Boom Technology Inc., seeking to build a supersonic jet for passenger travel, got a $10 million investment from Japan Airlines Co. as the U.S. startup aims to revive ultra-fast travel that ended more than a decade back with the Concorde.
Japan Air also agreed to take an option to purchase up to 20 aircraft, the two companies said in a joint statement posted on the carrier’s website. The Asian carrier is the second company to publicly announce an intention to purchase Boom’s supersonic jet, after billionaire Richard Branson’s Virgin Atlantic.
Boom’s idea is to build a 45-to-55 seat aircraft that cruises at Mach 2.2 (1,451 miles per hour), or capable of whisking passengers between New York and London in about three hours. The Concorde, flown by British Airways and Air France at twice the speed of sound, retired in 2003 after almost three decades in service as customers abandoned the jets amid declining economies and maintenance costs to keep them flying soared.
Japan Air, also known as JAL, will provide its knowledge and experience as an airline to support Boom in developing the aircraft, the company said. The aircraft, which aims for an entry into service in mid-2020s, will have a range of 8,334 kilometers, roughly the distance between Beijing and London.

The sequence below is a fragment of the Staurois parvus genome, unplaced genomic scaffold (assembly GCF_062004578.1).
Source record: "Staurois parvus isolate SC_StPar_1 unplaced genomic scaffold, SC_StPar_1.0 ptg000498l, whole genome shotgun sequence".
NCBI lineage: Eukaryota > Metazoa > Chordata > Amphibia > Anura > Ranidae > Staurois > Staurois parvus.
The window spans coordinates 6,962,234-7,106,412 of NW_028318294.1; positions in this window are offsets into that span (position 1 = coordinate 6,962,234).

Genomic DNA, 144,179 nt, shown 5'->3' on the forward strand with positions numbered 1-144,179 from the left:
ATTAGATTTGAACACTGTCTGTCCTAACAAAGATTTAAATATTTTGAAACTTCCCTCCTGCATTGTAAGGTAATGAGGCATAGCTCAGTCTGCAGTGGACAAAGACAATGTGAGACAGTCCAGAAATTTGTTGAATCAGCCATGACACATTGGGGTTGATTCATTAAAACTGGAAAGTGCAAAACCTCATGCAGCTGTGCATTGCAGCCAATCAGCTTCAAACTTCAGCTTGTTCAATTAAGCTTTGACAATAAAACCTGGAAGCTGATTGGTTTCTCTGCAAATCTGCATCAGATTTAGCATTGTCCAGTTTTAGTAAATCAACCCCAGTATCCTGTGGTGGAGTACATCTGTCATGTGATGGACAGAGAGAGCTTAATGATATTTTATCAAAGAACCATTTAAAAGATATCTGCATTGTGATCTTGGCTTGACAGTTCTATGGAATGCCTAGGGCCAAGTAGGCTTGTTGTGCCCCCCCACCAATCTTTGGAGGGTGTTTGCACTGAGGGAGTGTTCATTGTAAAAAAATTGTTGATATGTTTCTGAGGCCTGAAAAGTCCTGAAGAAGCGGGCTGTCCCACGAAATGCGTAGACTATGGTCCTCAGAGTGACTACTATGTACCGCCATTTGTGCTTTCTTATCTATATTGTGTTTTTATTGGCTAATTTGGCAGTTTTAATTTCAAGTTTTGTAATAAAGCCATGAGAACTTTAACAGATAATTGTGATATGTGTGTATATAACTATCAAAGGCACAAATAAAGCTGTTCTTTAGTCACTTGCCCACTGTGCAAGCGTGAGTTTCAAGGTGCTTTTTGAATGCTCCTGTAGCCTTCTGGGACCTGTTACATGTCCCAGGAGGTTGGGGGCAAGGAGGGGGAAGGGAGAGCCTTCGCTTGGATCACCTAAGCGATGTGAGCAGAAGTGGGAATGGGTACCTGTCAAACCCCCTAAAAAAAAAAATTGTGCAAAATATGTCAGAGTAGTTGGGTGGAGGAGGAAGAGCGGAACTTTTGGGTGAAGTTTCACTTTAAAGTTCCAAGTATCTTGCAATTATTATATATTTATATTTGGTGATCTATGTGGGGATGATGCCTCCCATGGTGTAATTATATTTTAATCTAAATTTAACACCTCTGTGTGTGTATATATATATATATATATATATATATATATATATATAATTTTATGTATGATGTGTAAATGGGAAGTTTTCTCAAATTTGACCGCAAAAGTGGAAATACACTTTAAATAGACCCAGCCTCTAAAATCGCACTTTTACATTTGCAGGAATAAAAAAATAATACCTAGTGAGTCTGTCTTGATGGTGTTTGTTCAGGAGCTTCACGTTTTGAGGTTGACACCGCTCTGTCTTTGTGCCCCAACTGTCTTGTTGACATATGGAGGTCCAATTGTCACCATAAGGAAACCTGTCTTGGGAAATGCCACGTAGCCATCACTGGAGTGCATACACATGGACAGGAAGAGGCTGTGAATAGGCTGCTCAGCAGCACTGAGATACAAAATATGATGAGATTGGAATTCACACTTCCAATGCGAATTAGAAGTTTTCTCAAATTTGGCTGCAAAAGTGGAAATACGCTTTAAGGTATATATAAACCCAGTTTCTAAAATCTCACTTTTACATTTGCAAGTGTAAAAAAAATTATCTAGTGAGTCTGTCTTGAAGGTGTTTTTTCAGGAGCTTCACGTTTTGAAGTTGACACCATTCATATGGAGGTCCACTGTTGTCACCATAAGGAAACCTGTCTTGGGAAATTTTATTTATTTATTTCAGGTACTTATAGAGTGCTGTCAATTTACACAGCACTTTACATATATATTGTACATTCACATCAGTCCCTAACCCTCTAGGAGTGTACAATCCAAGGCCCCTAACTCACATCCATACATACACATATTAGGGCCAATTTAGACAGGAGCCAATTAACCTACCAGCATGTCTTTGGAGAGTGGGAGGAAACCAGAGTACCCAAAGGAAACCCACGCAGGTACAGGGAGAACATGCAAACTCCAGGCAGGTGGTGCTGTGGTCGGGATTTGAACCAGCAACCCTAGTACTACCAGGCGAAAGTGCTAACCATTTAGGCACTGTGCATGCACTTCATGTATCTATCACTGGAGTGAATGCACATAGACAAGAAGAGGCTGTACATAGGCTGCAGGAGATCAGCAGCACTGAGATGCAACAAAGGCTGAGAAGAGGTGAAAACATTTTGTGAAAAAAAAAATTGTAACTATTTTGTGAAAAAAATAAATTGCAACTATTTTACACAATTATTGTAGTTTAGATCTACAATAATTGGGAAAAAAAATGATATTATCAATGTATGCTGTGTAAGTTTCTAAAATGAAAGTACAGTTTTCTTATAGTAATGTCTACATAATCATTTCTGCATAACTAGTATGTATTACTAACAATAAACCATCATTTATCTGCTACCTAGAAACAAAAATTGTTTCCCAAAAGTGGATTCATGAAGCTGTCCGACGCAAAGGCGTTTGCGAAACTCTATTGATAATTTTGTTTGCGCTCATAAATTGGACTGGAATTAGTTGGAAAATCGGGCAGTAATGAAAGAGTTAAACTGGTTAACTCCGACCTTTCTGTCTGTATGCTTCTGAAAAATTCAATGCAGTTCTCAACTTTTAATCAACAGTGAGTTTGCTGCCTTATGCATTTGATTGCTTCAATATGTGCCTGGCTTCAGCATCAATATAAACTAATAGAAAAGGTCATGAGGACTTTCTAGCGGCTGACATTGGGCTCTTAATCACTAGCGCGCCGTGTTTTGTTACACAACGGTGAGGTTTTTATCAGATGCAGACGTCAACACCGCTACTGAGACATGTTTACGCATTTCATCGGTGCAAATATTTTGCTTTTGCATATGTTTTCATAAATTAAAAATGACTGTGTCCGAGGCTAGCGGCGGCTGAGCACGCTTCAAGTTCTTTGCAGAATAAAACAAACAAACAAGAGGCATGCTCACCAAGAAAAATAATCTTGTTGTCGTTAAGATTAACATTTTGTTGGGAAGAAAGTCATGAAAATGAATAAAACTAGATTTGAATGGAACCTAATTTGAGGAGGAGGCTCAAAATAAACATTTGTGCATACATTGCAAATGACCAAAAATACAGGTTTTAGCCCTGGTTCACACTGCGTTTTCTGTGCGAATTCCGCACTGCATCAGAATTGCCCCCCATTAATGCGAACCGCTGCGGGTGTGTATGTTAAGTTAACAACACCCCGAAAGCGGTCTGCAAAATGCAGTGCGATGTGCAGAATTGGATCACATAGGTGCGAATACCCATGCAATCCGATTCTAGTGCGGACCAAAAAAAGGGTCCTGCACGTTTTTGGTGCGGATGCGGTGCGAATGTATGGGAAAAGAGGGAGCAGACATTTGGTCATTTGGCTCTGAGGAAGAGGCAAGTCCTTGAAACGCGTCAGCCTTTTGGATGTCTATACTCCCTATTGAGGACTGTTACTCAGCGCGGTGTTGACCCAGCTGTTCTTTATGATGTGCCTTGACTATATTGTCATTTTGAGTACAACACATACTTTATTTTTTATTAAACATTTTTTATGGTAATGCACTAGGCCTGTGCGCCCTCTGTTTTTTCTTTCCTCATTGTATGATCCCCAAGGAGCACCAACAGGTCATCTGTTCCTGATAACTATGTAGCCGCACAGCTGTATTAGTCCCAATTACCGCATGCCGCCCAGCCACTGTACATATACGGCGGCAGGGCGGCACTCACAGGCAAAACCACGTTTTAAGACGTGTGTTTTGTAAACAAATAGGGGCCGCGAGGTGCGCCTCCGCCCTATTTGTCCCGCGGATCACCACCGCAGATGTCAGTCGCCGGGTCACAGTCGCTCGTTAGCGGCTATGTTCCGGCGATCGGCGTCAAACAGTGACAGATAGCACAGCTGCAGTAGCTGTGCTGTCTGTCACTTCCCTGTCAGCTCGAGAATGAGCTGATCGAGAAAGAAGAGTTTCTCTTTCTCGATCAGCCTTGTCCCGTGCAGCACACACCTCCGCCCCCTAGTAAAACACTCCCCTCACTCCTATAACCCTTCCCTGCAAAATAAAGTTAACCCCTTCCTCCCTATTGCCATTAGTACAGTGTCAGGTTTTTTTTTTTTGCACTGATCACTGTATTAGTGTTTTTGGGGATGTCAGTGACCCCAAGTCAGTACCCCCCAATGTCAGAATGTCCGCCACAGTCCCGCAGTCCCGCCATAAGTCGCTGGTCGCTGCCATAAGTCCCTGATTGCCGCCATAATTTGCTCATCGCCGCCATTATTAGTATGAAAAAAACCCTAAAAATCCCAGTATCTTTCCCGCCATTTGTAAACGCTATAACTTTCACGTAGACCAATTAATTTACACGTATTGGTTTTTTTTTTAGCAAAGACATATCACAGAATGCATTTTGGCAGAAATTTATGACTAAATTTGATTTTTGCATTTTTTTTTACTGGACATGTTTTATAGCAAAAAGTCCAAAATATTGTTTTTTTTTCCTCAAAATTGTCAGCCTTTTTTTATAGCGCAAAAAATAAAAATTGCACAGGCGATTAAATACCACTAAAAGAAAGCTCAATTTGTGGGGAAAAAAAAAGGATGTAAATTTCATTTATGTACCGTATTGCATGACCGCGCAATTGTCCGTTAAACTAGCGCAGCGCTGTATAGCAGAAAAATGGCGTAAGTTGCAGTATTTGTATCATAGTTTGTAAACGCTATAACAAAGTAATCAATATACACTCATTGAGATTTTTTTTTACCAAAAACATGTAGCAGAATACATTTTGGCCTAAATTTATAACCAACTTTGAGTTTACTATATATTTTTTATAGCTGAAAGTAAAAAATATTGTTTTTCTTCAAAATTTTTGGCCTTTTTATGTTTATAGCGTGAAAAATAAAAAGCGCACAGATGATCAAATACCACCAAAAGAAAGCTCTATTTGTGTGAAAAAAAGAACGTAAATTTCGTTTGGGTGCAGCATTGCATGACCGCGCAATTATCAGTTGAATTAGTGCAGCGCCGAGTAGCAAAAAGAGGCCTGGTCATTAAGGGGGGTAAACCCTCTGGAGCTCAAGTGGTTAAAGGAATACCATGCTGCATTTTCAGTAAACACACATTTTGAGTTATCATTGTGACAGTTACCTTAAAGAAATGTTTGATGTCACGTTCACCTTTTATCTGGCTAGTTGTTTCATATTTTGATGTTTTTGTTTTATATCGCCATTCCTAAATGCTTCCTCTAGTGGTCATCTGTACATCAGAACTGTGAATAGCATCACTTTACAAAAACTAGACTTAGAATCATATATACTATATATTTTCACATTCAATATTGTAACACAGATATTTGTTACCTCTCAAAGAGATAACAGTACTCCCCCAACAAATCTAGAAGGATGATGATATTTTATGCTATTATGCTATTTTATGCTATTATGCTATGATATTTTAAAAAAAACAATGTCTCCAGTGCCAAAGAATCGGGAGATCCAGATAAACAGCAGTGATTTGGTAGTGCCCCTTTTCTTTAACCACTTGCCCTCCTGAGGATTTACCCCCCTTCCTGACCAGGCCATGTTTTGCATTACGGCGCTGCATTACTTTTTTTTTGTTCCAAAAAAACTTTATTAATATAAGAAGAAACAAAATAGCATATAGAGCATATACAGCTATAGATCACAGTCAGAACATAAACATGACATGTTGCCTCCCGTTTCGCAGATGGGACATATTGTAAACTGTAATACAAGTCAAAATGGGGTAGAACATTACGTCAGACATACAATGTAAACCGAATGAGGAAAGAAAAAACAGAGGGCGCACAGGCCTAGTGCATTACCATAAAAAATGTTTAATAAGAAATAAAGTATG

Boom Technology had commitments for 75 planes and customers have paid significant deposits, CEO Blake Scholl said at the Paris Air Show in June. Orders were spread across five airlines.
Boom, which says a flight from San Francisco to Tokyo could be completed in five and a half hours, has already struck a deal with the Spaceship Co., the manufacturing division of Richard Branson’s Virgin Galactic, to use that company’s engineering, design, and flight-test support services.
“The future needs friends,” Scholl said on Twitter ahead of the announcement. “Pioneers who stick their necks out, take a stand, support the new, the half-born, while uncertainty remains and the risk of failure is still quite real.”
On the Concorde, deep-pocketed passengers could fly the Atlantic at twice the speed of sound from 1976 to 2003. After costs and noise complaints killed off that supersonic jet, NASA, Lockheed Martin Corp., General Electric Co. and a number of startups including Boom saw new designs and technology that could make supersonic flight a commercial reality.
Boom in November hired Bill James, a former Airbus SE executive who led wing-design on the A380 superjumbo, as its vice president of production operations. The company was in the process of selecting a site for a production facility, and was in talks with about 20 airlines to sell the plane.
Boom’s demonstration aircraft passed a preliminary design review in May, with the demo plane’s first flights scheduled for late next year.
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